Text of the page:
How do invisible braces work? And who is the good candidate for invisible aligners?

Peter March

Written by Peter March DDS, Henry Hackney DMD

Invisible braces are a removable orthodontic appliance that is clear, and therefore hard to see. Along with porcelain and lingual braces, it is a popular alternative to traditional brackets, especially for adult patients.

There are, however, more differences than just the invisibility. This includes who qualifies for treatment, the process itself, as well as the care and maintenance the patients have to remember about.

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Types of invisible braces

Invisible braces

Picture by Authority Dental under CC 2.0 license

In-office

Peter March

Peter March, DDS

The “button” attachments are small and made of white filling material that is removed at the end of treatment with no harm to the teeth.

Some dentists and orthodontists also offer so-called custom trays. It works basically like off-brand Invisalign. The dental professional reviews the situation in your mouth and an affiliated lab makes your aligners. You still have to come in at regular intervals, usually 1-2 months.

At-home

Invisible aligners candidate

Misaligned teeth

Picture by Authority Dental under CC 2.0 license

The candidate profiles are different for in-office and at-home options.

Remote kits are only suitable for patients with simple orthodontic issues such as crooked teeth, slight asymmetry, or minimal buck teeth. If you have, for example, issues with your bite, aligners are out of the question.

Henry Hackney

Henry Hackney, DMD

Remote orthodontic treatment is only recommended for patients that require minimal changes. It is also extremely dependent on patient compliance due to minimal interactions with orthodontist in person.

  • GOOD

  • Slight misalignment

  • All permanent teeth

  • General oral health

  • Consistency

  • NOT SO GOOD

  • Severe misalignment

  • Bite issues

  • Crowns, bridges, and implants

  • Gum disease

  • Active tooth decay

  • Baby teeth

Invisible braces process

Similarly to regular wire braces, clear aligners apply force to the dentition that is not placed optimally to very slowly move it. Each tray is slightly more symmetrical and therefore arches steadily become even with time. The whole treatment can last anywhere from about 3 months up to 2 years.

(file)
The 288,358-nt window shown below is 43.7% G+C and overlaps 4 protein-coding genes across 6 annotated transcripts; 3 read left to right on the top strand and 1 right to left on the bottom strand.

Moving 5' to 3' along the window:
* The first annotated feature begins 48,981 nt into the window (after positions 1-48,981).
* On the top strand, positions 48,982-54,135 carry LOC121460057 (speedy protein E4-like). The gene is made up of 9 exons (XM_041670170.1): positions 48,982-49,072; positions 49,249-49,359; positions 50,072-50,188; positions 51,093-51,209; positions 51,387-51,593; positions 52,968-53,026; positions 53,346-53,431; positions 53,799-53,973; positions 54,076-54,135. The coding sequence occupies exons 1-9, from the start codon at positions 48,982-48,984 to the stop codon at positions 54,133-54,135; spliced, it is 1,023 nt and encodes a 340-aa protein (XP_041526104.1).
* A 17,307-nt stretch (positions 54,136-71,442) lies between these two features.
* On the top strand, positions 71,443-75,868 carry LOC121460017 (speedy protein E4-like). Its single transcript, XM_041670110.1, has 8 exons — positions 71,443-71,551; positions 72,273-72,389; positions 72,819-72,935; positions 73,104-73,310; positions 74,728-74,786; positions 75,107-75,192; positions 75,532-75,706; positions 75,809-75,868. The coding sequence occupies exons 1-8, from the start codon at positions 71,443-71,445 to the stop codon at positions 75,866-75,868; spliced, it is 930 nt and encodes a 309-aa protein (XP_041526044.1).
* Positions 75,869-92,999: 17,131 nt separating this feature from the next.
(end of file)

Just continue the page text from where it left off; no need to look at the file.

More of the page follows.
Some invisible braces are designed in a way that allows for eating with them in. Nonetheless, many reviews show that this is uncomfortable and that the taste sensation is minimal. It’s best to carry around a case that you can store trays in during mealtimes.

Ideally, stick to drinking water only when your aligners are in. If you experience gum irritation, use a nail file to smoothen the edges. A little discomfort is normal, especially with each new set.

When the last set of aligners fits perfectly, it will be time for retainers. The rule of thumb is to wear them as if they were regular trays for 2 weeks and at nighttime after that.

Invisible aligners care and maintenance

FAQ

Invisible braces are clear, plastic trays that go on your teeth. Each next pair has a slightly straighter design to shift your teeth into place.

If you go with Invisalign, you are likely to have buttons and attachments on the trays that will further help in alignment.

Many invisible aligner companies are backed up by thousands of positive reviews. Always do your research before choosing a brand. If your alignment issue is mild, you are likely to be very satisfied with the results.

Most treatment plans last a few months. Invisalign can quote longer times, but this is because they take on more complicated cases and make use of buttons and attachments.

The shortest average treatment plan is 3 months.

Home teeth straightening kits are designed by dentists and orthodontists to make sure the treatment is safe and effective. There are risks to aligning your teeth at home as with any other procedure, but patient reviews are overwhelmingly positive.

If your misalignment is too complex or severe, you will be rejected for remote treatment. Instead, you might have to go with Invisalign or traditional braces.

When you are aligning your teeth with invisible braces, you are shifting their position by force. The trays put constant pressure on the dentition to force them into alignment. This causes soreness in your jaw and gums.

High-frequency vibration therapy devices or chewies that are often included in straightening kits can help alleviate pain, but you are sure to experience some degree of discomfort either way.

In order to avoid unnecessary pain, adhere to instructions strictly. If you don’t wear your trays enough, if you lose them, or if you move on to the next set too quickly, the treatment is likely to be more painful.